Ladies and gents, A.I. is off ... to Turkey!

NEW YORK -- A couple of minutes before 2 p.m. ET Friday, Allen Iverson walked into a Manhattan hotel ballroom, signed on the dotted line and agreed to play for a team halfway around the world.

"The Answer" is headed to Turkey, after agreeing to a two-year, $4 million contract to play for Besiktas in the Turkish Basketball League.

It was a bizarre scene that unfolded in the Versailles Room on the second floor of the St. Regis Hotel, one of the most well-known and luxurious hotels in New York City. Iverson -- an 11-time NBA All-Star and the No. 6 scorer in NBA history with a career average of 26.7 points per game -- was serenaded by Turkish music as he held up an unfamiliar black and white jersey with an advertisement for something called "Krispi" on the back.

Besiktas' owner, Yildirim Demiroren, opened the proceedings by making a few short remarks. "[Besiktas] is honored to include world star Allen Iverson into our club," Demiroren said via a translator. "I believe that Allen Iverson's sportsmanship will be a great example for the Turkish youth."

Then Iverson, clad in an all-black Yankees cap, black T-shirt and blue jeans, made an opening statement.

"I just think, um, this is a great opportunity for me, for my family," Iverson began. "I'm very excited about the possibility of joining this organization."

Truth be told, Iverson couldn't have looked less excited -- at least at the beginning of the news conference. But he perked up some as things went on and was refreshingly honest, admitting that he wishes he was still playing in the NBA. Iverson's manager, Gary Moore, has said that not a single NBA team contacted Iverson in the offseason.

"I was definitely surprised. I was really surprised," Iverson said. "But as late as it got, going into the beginning of the season, I felt that the opportunity probably wouldn't present itself. I talked to my manager and my agent, and asked them to see if anyone else would be interested in any other professional league so I could just continue to play basketball. I feel like I have a lot of basketball left in me."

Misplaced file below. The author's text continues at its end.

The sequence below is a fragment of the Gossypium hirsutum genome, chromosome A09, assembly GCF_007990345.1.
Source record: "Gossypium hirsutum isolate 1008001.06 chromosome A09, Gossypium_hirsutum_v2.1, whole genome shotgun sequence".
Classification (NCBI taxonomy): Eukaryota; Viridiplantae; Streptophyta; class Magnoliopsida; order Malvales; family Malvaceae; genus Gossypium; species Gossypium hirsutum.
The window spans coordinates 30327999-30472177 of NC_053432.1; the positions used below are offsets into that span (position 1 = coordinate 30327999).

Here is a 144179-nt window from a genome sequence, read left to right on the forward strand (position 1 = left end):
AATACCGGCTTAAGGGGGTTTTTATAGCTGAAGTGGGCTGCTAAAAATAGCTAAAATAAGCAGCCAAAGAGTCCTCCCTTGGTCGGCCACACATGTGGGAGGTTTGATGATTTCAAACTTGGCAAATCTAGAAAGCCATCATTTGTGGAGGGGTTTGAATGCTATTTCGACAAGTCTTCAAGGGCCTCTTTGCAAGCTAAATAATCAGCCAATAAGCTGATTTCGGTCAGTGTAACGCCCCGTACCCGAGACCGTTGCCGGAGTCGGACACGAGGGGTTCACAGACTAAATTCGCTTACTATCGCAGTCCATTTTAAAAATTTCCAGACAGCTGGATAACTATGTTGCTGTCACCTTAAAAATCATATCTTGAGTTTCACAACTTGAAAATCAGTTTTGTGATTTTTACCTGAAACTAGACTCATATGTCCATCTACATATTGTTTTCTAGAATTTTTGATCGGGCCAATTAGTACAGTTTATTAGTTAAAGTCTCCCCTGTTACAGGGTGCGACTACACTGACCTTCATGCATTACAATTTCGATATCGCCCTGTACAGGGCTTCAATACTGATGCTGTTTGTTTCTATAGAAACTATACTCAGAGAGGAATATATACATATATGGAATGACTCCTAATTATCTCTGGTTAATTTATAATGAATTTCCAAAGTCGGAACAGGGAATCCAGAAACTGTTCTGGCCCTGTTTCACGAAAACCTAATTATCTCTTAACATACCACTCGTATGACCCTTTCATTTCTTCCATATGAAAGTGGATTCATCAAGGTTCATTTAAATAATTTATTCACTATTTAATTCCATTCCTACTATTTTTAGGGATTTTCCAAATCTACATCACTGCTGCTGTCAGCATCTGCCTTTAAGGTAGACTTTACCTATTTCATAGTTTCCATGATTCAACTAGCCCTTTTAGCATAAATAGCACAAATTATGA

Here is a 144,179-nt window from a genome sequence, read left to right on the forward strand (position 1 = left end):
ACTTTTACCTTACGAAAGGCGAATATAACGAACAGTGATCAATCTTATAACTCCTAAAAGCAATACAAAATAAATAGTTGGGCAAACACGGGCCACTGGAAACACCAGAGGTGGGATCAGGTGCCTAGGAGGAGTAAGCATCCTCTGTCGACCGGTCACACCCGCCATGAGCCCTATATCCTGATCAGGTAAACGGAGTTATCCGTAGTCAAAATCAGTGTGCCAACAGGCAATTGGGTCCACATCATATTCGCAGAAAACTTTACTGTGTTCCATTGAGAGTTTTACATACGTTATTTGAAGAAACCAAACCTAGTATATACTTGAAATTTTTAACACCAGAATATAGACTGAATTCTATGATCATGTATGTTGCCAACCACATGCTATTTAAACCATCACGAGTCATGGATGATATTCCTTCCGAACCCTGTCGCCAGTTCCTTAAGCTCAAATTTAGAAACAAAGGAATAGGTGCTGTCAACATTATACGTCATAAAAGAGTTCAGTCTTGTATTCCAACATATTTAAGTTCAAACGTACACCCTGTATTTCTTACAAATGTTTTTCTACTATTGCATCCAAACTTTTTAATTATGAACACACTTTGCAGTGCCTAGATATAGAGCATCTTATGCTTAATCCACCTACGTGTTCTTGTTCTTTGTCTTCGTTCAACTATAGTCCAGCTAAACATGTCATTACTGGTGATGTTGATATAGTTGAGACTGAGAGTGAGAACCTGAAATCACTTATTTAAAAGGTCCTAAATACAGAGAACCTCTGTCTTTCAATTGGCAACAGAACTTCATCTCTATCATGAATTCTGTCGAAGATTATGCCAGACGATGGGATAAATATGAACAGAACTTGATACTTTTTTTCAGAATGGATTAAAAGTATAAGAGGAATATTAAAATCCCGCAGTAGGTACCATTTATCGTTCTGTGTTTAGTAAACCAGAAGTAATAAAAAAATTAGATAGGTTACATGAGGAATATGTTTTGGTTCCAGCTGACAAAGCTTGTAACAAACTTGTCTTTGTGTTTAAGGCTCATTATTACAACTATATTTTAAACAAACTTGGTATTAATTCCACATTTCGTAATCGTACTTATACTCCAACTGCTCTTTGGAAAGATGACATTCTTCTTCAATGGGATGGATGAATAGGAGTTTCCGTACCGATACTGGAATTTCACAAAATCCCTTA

Iverson, 35, played in the NBA for the Philadelphia 76ers last season but took a leave of absence from the team in February to be with his 4-year-old daughter, Messiah, who was dealing with an undisclosed illness. Then in early March, Iverson's wife, Tawanna, filed for divorce, and Iverson ultimately never returned to the team.

Multiple NBA sources also indicated at the time that Iverson was dealing with both alcohol and gambling issues.

Iverson said Friday that his family situation is much improved. "It's definitely resolved," Iverson said. "As far as my situation, me and my wife, it's a work in progress, but it is a lot better than it was. My daughter is 100 percent better. And if those situations weren't better at this time, there's no way I would have made the decision that I made to sign. That part of my life means so much to me, it's everything to me, as far as my family. It was hard for me the last couple of years to concentrate solely on basketball."

Iverson had a tumultuous last couple of years in the NBA, prior to taking that leave of absence from the 76ers. The Detroit Pistons benched him for the final seven games of the 2008-09 season and the playoffs, after Iverson expressed displeasure about coming off the bench. He signed with Memphis prior to the next season but played just three games for the Grizzlies before leaving the team, again unhappy with a reserve role. Iverson and the Grizzles eventually agreed to terminate his contract.

Iverson said Friday that he would have been open to coming off the bench for an NBA team this season, saying his agent, Leon Rose, "spoke to teams and assured them that I would help any team in any capacity if the situation was right." But still no teams showed any interest, and Iverson thinks he knows why.

"Honestly, I don't think my basketball talents had anything to do with the reason I'm not on an NBA roster right now," Iverson said. "I think it has a lot to do with a lot of other things. A lot of negative things that maybe I could have -- well, I [definitely] could have had a better grip on. A lot of me not being in the NBA, on an NBA roster, is my fault. But I can't cry over that; I have to move forward.

"I'm a competitor," Iverson continued. "And that's just what it is. Maybe it was taken the wrong way; maybe I didn't express myself the way I should have. Maybe it sounded selfish or something like that. But I just believe in my talent and believe in myself. I wanted to help an NBA basketball team. And that part of my life obviously at this point is done with, and I'm just trying to make the best out of this situation that I'm put in."

Iverson will head to Turkey in a week's time and should be playing for Besiktas a couple of weeks after that. His new club finished tied for fourth in the Turkish Basketball League last season.

But first, to wrap things up on Friday's events, after the formal news conference was over and after answering reporters' questions for several more minutes, Iverson posed for pictures with Besiktas officials, as well as several of their family members.

And then, at precisely 2:44 p.m., Iverson and his entourage headed for the door of the Versailles Room and walked out.

Ladies and gentlemen, The Answer is gone.

Kieran Darcy is a staff writer for ESPNNewYork.com. Follow him on Twitter.

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